The mold 150 includes an induction coil 151 which is situated above the mold cavity 152 and is energized during molding so as to induce the desired epicycloidal field 154 in the filler. For clarity, the coil 151 is shown as being energized with a current to orient the domains D of the filler along two diverging curve segments. One segment extends between a half-strength south pole face S at the left side 152L of the cavity 152 to a substantially full-strength north pole face N at the top side 152T of the mold cavity 152. A complementary segment extends between the same full-strength pole face N to a half-strength pole face S at the right side 152R. However, it will be appreciated that a reversal of the coil current will effect a reversal of the aforementioned pole face polarities. The coil 151 is positioned above the mold cavity so as to provide, along with predetermined control of the intensity of the induced field, the novel epicycloidal field pattern in a direction and amplitude sufficient to provide magnetization of the oriented domains. In using the preferred injection-moldable compounds, such an intensity is reached at about 10,000 Gauss.

In the preferred embodiment 130N, the half-strength pole faces S are generally equivalent in strength and combine in magnitude to equal or nearly equal the field strength of the respective full-strength pole face. It is contemplated that in some applications, the domains D will be magnetized to provide two half-strength pole faces of various non-equivalent strengths, such as 60% and 40%, or 35% and 35%, respectively, of the full-strength pole face. The location of peak field strength above the full-strength pole face may thereby be shifted. However, for purposes of description, the half-strength pole faces will be so denoted, with the understanding that their strengths may be of other proportions in other inventive embodiments.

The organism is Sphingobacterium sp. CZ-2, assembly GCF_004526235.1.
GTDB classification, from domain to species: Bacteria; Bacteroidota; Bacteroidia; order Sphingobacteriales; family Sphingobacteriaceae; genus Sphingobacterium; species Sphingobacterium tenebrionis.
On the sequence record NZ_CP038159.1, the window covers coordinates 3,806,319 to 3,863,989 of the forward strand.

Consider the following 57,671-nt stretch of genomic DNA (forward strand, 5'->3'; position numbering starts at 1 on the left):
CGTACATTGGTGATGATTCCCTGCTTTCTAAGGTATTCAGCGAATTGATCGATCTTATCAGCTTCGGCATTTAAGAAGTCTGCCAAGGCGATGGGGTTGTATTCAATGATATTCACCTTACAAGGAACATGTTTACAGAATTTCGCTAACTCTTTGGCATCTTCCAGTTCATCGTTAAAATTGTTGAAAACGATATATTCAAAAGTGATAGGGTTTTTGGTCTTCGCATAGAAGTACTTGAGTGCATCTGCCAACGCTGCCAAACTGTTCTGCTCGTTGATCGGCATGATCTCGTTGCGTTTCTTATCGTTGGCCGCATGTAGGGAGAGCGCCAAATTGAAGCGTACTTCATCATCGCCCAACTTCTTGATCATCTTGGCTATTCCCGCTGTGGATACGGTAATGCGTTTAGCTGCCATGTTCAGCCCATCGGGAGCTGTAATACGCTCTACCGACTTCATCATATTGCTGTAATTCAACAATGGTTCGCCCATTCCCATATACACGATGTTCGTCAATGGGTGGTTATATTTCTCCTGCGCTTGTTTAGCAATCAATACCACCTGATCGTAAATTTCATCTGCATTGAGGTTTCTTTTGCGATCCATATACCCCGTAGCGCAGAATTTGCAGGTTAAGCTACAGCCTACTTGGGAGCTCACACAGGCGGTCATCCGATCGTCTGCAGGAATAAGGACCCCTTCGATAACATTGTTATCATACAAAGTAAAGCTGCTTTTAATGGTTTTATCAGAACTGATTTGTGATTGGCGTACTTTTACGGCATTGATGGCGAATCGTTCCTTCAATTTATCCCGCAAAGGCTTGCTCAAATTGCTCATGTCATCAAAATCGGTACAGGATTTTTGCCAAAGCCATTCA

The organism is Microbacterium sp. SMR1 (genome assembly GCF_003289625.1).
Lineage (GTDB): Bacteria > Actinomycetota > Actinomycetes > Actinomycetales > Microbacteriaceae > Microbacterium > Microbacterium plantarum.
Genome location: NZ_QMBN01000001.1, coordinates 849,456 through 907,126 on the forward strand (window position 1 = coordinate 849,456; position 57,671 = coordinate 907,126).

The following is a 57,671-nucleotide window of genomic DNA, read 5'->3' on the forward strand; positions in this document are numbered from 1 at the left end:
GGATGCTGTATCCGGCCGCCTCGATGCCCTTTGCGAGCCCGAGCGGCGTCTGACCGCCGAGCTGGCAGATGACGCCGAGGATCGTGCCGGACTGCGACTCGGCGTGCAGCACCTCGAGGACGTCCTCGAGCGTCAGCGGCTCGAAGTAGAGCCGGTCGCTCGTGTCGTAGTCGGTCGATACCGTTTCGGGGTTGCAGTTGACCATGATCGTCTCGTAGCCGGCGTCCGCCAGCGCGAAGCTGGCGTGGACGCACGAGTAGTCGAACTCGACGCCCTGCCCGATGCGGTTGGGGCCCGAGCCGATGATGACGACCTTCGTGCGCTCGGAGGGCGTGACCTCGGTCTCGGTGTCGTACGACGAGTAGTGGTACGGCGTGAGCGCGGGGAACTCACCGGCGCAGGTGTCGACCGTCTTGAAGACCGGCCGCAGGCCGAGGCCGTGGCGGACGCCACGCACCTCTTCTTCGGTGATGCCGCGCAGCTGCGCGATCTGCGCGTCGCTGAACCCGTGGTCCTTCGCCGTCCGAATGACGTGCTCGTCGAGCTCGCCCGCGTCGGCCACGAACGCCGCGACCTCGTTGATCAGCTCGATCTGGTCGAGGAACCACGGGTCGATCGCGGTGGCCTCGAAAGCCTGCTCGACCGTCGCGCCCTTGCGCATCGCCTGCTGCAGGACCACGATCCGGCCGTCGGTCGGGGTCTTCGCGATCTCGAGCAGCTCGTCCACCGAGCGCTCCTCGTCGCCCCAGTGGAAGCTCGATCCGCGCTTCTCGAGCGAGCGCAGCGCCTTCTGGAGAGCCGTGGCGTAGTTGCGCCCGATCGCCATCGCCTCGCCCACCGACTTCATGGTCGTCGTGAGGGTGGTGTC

After the mold is cooled and the induced field 154 is removed, a remanent magnetic flux pattern is realized inside the magnetized and molded filler, which now forms the improved bar magnet 130N. FIG. 6 shows an enlarged view of the remanent magnetic flux 156 within the improved bar magnet 130N. A full-strength magnetic pole face N is formed at the top side 130T of the magnet, and two half-strength pole faces S at the opposing lateral surfaces 130L and 130R. The magnetic flux vectors 156 enter the surfaces 130L and 130R and exit at the top surface 130T of the bar 130N. (Because the bar magnet 130 is intended for assembly into a cylinder, the top surface 130T may be denoted the circumferential surface, and the lateral surfaces 130L and 130R may be denoted as opposing radial surfaces. However, the magnet structure is unchanged.) As may be appreciated from the illustration, the distribution of magnetic flux indicates that little flux 156 passes through the bottom surface 130B of the bar 130N.